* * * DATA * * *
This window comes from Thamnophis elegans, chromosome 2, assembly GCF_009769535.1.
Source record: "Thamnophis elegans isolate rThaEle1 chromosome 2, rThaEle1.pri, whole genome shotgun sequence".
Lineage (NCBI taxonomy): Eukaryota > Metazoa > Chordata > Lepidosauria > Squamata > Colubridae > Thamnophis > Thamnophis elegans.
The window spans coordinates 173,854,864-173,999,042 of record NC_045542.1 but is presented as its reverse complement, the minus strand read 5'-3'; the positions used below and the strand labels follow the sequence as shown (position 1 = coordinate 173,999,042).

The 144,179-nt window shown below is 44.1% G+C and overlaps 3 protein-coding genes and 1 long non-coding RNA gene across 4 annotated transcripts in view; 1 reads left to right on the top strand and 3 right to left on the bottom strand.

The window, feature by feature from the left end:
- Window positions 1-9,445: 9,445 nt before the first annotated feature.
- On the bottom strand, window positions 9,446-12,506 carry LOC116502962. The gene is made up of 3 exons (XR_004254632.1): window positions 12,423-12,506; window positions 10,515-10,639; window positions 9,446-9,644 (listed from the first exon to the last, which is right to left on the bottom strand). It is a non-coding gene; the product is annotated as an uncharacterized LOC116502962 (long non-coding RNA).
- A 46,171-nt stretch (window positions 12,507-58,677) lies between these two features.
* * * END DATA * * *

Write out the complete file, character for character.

This window comes from Thamnophis elegans, chromosome 2, assembly GCF_009769535.1.
Source record: "Thamnophis elegans isolate rThaEle1 chromosome 2, rThaEle1.pri, whole genome shotgun sequence".
Lineage (NCBI taxonomy): Eukaryota > Metazoa > Chordata > Lepidosauria > Squamata > Colubridae > Thamnophis > Thamnophis elegans.
The window spans coordinates 173,854,864-173,999,042 of record NC_045542.1 but is presented as its reverse complement, the minus strand read 5'-3'; the positions used below and the strand labels follow the sequence as shown (position 1 = coordinate 173,999,042).

The 144,179-nt window shown below is 44.1% G+C and overlaps 3 protein-coding genes and 1 long non-coding RNA gene across 4 annotated transcripts in view; 1 reads left to right on the top strand and 3 right to left on the bottom strand.

The window, feature by feature from the left end:
- Window positions 1-9,445: 9,445 nt before the first annotated feature.
- On the bottom strand, window positions 9,446-12,506 carry LOC116502962. The gene is made up of 3 exons (XR_004254632.1): window positions 12,423-12,506; window positions 10,515-10,639; window positions 9,446-9,644 (listed from the first exon to the last, which is right to left on the bottom strand). It is a non-coding gene; the product is annotated as an uncharacterized LOC116502962 (long non-coding RNA).
- A 46,171-nt stretch (window positions 12,507-58,677) lies between these two features.